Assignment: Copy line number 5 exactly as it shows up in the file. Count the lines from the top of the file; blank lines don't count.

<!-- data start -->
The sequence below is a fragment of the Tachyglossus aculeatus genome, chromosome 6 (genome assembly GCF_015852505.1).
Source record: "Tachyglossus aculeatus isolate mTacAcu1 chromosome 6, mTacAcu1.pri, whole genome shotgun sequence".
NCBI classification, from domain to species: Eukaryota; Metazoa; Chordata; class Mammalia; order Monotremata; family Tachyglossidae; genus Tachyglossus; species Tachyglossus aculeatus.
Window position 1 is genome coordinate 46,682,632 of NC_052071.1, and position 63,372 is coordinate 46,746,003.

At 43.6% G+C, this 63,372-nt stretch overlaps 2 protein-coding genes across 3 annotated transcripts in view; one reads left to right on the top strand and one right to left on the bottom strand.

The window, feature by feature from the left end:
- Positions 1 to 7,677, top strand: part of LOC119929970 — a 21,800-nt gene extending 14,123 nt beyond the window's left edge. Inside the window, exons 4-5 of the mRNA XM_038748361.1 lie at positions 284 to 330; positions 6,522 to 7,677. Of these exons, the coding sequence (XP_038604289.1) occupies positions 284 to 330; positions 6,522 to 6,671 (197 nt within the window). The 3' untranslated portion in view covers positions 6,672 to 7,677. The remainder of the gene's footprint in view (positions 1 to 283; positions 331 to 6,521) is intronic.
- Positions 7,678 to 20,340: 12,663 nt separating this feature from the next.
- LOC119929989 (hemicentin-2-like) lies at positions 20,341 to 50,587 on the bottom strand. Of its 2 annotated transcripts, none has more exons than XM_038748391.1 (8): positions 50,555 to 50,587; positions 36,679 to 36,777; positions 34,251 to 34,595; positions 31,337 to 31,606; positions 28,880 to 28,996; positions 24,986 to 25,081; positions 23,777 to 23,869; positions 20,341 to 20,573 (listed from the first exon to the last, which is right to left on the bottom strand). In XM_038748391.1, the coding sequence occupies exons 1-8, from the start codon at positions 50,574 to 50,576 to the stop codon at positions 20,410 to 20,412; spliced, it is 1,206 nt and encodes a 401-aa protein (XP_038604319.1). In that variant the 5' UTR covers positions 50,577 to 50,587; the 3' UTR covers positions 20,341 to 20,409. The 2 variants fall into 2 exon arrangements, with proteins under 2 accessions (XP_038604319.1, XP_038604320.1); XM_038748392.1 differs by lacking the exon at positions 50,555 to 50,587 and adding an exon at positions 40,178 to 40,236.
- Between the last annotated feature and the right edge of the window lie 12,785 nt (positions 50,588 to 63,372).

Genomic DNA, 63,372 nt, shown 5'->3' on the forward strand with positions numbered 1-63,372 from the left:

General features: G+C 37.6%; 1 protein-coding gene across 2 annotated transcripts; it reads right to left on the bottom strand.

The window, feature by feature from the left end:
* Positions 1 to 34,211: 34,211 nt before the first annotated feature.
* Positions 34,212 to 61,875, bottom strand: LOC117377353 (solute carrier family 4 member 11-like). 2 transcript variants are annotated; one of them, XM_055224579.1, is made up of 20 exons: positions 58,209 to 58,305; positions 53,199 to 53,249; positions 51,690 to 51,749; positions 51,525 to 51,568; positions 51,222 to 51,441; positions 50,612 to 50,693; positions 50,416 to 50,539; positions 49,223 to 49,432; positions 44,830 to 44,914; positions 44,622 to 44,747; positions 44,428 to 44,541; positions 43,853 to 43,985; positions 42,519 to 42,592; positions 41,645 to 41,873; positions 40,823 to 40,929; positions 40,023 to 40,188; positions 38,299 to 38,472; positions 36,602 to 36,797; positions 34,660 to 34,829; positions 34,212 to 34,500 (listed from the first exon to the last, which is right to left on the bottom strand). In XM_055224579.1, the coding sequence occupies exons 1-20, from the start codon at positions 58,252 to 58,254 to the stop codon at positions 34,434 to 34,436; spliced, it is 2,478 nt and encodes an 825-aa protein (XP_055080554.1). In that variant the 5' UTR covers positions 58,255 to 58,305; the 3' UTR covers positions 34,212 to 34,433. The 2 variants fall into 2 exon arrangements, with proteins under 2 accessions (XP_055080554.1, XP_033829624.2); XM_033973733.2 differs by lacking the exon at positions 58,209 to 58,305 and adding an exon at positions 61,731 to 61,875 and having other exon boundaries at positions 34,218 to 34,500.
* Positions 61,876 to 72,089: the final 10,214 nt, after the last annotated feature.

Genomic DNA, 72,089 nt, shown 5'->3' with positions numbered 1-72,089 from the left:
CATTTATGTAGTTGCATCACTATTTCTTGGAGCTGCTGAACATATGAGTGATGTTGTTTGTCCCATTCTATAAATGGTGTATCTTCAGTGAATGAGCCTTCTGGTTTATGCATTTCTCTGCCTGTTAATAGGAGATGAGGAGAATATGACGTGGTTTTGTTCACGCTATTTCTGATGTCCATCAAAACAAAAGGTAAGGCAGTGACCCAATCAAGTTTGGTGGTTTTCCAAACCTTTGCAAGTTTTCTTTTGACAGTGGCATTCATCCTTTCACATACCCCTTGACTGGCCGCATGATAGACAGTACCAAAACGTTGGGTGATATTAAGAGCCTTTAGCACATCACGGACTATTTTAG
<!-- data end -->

At 43.6% G+C, this 63,372-nt stretch overlaps 2 protein-coding genes across 3 annotated transcripts in view; one reads left to right on the top strand and one right to left on the bottom strand.